Looking for Input on First Horse Purchase - The Horse Forum
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post #1 of 8 Old 07-03-2016, 12:20 AM Thread Starter
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Question Looking for Input on First Horse Purchase

Hello fellow horse enthusiasts. I have loved horses since I can remember and had always begged and pleaded with my mom to get one. However, growing up I was unable to own my own horse--for good reason--and had to settle for taking lessons, horse summer camp and volunteering at stables to get ride time.

Fast forward a couple of decades, and I am getting back into horseback riding. I have been taking lessons from a local horse farm and am looking to purchase a trail horse to ride on the weekends and board at the stable. I have done a considerable amount of resource on costs of ownership and where to board and believe I am ready. The only set back now is that there is a horse I really like, which is listed for sale by a local horse trader here near Houston, TX. I have read a number of horror stories about unscrupulous horse traders and would love some insight. I went to the barn today to look at and ride the horse and he appeared to be in great shape and ride well for me, but I am far from being an expert. As a matter of fact, I would label myself as completely green when it comes to evaluating horses and early intermediate when it comes to riding them.

Could anyone on here have a look at the horse listing--included below--and provide any feedback or hint that may be helpful. I have always heard that you need to take a horsey friend with you to evaluate how you ride the horse and when it fits your skills and needs, but I don't really have one here in Houston yet. Any recommendation on that end would also be appreciated.

The horse's is a 10 yr old Percheron cross gelding named Hercules. He stood for still for fly spraying, saddling and mounting. He was very willing to pick up each hoof for examination. Feeling all over his body, he didn't seem to be sore or anxious being touched anywhere.He walked, trotted and cantered smoothly and did all I asked.

The story I was given was that he originally came to Texas by way of South Dakota 4 years ago and his former owners were traveling a lot, so they didn't have time for him and sold him to Doug. Then he sold the horse to a lady who had several other horses and she returned him as her horses were picking on him--he does have some nips and scars on his back that appear to be from bites from other horses.

The horse trader is Doug Gittins--the website with his listing is: Horses for Sale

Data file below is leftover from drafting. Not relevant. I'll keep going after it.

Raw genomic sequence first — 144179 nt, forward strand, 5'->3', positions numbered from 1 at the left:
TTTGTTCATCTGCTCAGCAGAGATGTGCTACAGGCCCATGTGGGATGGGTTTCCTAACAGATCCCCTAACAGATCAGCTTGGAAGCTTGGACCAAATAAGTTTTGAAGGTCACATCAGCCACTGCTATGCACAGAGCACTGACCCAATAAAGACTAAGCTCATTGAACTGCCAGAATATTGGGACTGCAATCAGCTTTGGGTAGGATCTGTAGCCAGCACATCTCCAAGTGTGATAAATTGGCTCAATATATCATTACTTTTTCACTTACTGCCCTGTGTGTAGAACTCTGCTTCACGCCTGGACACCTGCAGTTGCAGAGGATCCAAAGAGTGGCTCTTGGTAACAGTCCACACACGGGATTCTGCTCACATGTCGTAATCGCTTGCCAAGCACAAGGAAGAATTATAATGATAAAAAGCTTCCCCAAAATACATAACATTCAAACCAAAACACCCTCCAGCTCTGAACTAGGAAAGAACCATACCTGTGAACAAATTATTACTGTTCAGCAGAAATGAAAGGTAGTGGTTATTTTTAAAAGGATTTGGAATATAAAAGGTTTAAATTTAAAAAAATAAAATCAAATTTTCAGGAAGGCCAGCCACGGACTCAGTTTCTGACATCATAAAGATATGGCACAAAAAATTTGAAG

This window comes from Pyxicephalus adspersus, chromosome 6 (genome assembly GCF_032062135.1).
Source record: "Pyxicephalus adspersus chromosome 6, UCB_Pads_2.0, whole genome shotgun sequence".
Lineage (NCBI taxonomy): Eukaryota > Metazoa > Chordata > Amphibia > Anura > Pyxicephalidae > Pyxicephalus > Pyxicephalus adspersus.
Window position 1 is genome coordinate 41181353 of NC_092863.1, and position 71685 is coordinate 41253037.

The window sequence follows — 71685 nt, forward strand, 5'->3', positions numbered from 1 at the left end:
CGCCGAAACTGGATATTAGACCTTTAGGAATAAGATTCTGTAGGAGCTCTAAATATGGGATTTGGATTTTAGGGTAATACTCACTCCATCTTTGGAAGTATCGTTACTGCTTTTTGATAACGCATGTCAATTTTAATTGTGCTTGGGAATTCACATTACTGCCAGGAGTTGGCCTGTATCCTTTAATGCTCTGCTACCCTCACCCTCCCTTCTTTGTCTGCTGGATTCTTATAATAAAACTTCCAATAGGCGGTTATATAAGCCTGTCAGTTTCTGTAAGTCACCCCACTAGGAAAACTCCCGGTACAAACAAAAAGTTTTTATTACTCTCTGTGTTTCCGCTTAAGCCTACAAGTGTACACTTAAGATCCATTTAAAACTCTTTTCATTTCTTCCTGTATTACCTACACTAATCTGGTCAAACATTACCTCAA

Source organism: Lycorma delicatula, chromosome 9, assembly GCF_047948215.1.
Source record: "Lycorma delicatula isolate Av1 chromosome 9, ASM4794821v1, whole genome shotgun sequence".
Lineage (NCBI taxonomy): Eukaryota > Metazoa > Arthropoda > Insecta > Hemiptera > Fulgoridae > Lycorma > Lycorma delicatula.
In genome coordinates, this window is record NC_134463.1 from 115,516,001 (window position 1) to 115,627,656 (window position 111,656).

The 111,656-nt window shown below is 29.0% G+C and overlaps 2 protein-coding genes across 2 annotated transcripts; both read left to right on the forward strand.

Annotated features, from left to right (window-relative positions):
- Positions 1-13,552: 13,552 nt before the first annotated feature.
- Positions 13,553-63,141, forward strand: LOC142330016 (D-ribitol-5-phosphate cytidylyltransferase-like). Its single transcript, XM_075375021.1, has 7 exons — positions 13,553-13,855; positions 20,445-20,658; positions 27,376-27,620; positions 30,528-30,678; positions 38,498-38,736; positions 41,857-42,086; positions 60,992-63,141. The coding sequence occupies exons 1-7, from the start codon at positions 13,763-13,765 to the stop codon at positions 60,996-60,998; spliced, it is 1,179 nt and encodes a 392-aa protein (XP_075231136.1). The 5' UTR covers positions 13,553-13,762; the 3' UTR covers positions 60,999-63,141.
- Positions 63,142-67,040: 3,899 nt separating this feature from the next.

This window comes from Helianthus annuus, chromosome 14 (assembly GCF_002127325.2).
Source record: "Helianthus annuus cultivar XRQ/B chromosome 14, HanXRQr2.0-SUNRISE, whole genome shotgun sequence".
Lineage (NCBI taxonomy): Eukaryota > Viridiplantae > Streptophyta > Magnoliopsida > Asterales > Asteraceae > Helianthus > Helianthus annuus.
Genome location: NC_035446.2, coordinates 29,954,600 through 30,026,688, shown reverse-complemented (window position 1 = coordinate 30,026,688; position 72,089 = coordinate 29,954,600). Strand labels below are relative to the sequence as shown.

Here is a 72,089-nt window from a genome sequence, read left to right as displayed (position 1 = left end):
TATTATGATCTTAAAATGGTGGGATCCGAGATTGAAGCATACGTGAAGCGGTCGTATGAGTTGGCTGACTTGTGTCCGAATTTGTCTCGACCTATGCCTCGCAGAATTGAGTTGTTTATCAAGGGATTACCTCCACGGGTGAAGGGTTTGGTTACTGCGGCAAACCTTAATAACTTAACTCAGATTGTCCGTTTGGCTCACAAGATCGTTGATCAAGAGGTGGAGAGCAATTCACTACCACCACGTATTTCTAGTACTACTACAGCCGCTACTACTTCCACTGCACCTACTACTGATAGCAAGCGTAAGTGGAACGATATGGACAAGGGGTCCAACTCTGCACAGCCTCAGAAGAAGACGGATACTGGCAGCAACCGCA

If anyone knows anything about this trader, any insights would be appreciated. Feel free to PM me.

Incidentally, I am also looking for a vet in the NW Houston area (around Spring, Tomball, Magnolia, Conroe) to do the pre-purchase exam.
Jane Pucossi is offline  
post #2 of 8 Old 07-03-2016, 12:38 AM
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Perhaps you could pay the person you take lessons from to go take a look at him with you.

Do get a prepurchase exam.

I know nothing of the person selling the horse but they give you a 30 day guarantee and a written contract so I would be comfortable buying from them.

The only hiccup that stood out to me was that although they welcome ppe's, they will not take deposits and sell on a first come first serve basis. I would have them clarify that a little because say in a situation you paid for an exam and the vet came during the day while you were working but you planned on picking up the horse after work if he passed that exam and then someone came with cash in those few hours between. I would be extremely irate if that happened. Unlikely to happen but better safe than sorry.

R.I.P. JC 5/19/85 - 12/9/14. You made my life better.
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post #3 of 8 Old 07-03-2016, 02:35 AM
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As a draft cross, I'd have him tested for PSSM1 during those first 30 days, if he passes the PPE and you really like him.

Percherons have some of the highest instances of PSSM1 and, while PSSM1 is manageable, it entails a LOT of work and might be overwhelming for a first time horse-buyer.

The undermuscling of this particular horse's hindquarters makes me really question his status. Many of the horses listed on that website are thinner than I'm used to, but this guy looks different. He looks very undermuscled, vs simply underweight.

Here's a link -
Polysaccharide Storage Myopathy (PSSM)

Animal Genetics is the fastest lab for the test, you'll have results back in under 2 weeks. You can pull hairs for the test and send them in all by yourself - no need for a vet to do it.


Edit: plus, not to be a downer, but truly "perfect" horses don't get passed around like it sounds like this guy has been - in my opinion. That sounds bad, but genuinely perfect horses tend to find a home and stay there for some time - not get passed around and end up with a trader at age 10.
I'm sure there are some horses that are perfectly perfect that have been passed around numerous times in a few years, but it's not typical, imo.